Larry Page and Sergey Brin, Founders of
Google.com, Jeff Bezos of Amazon.com, and many others, credit their
Montessori Education For Much Of Their Success.
It is quite an interesting collection of
people throughout history who have gone to Montessori schools, sent
their children to Montessori schools, or supported this method of
education in one way or another. The short list includes: Alice Waters,
Friedrich Hundertwasser, Julia Child, Gabriel Garcia Marquez, Helen
Keller, Alexander Graham Bell, Thomas Edison, Henry Ford, Mahatma
Gandhi, Sigmund Freud, Buckminster Fuller, Leo Tolstoy, Burtrand
Russell, Jean Piaget, Erik Erikson, John Holt, Ann Frank, the Dalai
Lama, Jacqueline Kennedy, Prince William and Prince Harry of the English
royal family, Cher Bono, Yul Brynner, Bill and Hillary Clinton, and Yo
Tonight on the Barbara Walters ABC-TV Special "The 10 Most Fascinating
People Of 2004" Larry Page and Sergey Brin, founders of the popular
Internet search engine Google.com, credited their years as Montessori
students as a major factor in behind their success. Having been friends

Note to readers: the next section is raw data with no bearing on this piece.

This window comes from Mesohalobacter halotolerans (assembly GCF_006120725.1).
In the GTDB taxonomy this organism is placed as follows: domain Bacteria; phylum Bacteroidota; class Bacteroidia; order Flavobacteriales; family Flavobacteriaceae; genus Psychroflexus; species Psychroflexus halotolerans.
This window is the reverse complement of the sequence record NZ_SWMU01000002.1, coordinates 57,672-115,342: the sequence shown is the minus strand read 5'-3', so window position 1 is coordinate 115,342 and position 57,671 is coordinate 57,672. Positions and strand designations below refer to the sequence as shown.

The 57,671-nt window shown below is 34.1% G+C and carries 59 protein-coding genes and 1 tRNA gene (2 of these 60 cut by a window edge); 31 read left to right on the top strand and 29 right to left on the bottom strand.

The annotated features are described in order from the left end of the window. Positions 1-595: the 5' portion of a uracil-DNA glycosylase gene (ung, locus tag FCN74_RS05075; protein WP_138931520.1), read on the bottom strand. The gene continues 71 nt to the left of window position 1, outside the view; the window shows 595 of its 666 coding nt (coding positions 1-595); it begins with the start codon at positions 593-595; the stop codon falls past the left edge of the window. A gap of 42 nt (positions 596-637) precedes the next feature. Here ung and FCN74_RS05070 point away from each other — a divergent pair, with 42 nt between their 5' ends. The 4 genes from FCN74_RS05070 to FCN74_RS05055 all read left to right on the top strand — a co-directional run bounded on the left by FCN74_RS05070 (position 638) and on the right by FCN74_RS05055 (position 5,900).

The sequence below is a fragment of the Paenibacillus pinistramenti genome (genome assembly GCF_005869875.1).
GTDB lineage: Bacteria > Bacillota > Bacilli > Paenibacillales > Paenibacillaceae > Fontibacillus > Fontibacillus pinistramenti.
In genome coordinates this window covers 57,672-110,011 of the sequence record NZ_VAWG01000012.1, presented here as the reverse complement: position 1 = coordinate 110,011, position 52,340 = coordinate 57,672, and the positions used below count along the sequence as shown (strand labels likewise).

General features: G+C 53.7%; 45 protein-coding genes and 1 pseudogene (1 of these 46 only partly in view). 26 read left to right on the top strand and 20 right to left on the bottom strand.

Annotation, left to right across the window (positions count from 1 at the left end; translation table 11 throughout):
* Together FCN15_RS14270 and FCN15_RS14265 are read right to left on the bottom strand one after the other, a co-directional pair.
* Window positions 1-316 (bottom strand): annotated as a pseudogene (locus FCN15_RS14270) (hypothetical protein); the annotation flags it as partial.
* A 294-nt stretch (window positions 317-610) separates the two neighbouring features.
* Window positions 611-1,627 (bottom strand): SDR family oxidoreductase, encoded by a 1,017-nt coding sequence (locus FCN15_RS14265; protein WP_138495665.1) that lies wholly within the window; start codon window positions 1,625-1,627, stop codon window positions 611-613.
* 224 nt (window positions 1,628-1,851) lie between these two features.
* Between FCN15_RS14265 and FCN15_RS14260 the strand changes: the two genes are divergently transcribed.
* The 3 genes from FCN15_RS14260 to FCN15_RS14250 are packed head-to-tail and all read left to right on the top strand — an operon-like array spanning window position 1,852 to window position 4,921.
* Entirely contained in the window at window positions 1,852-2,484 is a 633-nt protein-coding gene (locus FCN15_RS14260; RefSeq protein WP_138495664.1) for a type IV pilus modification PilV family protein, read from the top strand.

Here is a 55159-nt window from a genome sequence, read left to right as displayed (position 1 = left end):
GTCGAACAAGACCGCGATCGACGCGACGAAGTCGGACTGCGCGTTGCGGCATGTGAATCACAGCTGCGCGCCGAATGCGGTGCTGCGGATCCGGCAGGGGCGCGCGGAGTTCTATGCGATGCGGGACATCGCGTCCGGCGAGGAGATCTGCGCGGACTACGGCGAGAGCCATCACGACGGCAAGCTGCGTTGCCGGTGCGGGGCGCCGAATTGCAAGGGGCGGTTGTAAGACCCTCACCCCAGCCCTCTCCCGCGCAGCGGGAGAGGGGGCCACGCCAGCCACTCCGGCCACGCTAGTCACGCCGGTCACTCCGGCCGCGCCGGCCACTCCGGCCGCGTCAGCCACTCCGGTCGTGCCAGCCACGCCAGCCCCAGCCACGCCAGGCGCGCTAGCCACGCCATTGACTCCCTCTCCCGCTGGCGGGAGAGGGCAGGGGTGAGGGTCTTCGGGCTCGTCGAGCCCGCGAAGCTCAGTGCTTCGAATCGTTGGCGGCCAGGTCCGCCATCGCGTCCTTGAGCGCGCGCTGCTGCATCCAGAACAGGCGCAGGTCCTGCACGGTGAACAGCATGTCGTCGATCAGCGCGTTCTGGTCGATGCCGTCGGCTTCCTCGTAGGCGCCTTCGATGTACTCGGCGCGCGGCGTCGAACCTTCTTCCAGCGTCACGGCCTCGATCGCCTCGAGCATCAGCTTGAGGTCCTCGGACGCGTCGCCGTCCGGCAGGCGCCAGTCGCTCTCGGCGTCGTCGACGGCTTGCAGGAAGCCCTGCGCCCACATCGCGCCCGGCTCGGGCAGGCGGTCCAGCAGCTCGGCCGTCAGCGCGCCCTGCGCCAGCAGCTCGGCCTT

since childhood. When Barbara Walters asked if the fact that their
parents were college professors was a factor behind their success, they
said no, that it was their going to Montessori school where they learned
to be self-directed and self-starters. They said that Montessori allowed
them to learn to think for themselves and gave them freedom to pursue
their own interests.
This endorsement comes in the same week as actress Susan St. James
thanked the Montessori school that her son attended for its generosity
and support to their family over the years.
The following notes about Larry Page and Sergey Brin were downloaded
"Larry Page and Sergey Brin are not your typical billionaires. In fact,
if you type billionaire into Google, the picture that emerges — fancy
cars, private jets, mansions, jewels, supermodel girlfriends — isn't
anything you'd find in the lifestyle of the Google guys. Page drives a
Prius, which costs around $21,000. Brin gets around for the most part on
in-line skates, and he still lives in a rented apartment. Since taking
Google public earlier this year, each is worth an estimated $6 billion.
Even the way they took their company public was innovative. They let
ordinary people bid on shares in their initial public offering, not just
the big banks, because they thought it was fairer. In fact, they see
their work as more of a vocation than as a means of getting rich. "We
feel like we're making a difference in the world — giving people
information that they want really quickly and effectively," Page said."